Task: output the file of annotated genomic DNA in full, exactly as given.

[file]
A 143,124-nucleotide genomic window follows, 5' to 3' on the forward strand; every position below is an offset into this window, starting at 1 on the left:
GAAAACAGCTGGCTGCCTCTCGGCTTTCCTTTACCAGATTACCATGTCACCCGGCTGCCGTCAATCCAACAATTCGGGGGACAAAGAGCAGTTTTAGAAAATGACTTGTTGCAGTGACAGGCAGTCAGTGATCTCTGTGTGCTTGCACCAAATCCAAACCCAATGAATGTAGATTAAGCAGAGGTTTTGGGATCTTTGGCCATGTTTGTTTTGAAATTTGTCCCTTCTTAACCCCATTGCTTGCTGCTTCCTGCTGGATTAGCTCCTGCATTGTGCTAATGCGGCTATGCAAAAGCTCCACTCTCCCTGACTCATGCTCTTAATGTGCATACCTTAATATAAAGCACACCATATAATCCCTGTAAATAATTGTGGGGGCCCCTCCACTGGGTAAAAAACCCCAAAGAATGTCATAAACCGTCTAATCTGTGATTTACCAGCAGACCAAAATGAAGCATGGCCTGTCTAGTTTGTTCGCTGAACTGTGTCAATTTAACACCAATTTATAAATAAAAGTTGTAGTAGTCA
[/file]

A 143,124-nucleotide genomic window follows, 5' to 3' on the forward strand; every position below is an offset into this window, starting at 1 on the left:
GAAAACAGCTGGCTGCCTCTCGGCTTTCCTTTACCAGATTACCATGTCACCCGGCTGCCGTCAATCCAACAATTCGGGGGACAAAGAGCAGTTTTAGAAAATGACTTGTTGCAGTGACAGGCAGTCAGTGATCTCTGTGTGCTTGCACCAAATCCAAACCCAATGAATGTAGATTAAGCAGAGGTTTTGGGATCTTTGGCCATGTTTGTTTTGAAATTTGTCCCTTCTTAACCCCATTGCTTGCTGCTTCCTGCTGGATTAGCTCCTGCATTGTGCTAATGCGGCTATGCAAAAGCTCCACTCTCCCTGACTCATGCTCTTAATGTGCATACCTTAATATAAAGCACACCATATAATCCCTGTAAATAATTGTGGGGGCCCCTCCACTGGGTAAAAAACCCCAAAGAATGTCATAAACCGTCTAATCTGTGATTTACCAGCAGACCAAAATGAAGCATGGCCTGTCTAGTTTGTTCGCTGAACTGTGTCAATTTAACACCAATTTATAAATAAAAGTTGTAGTAGTCA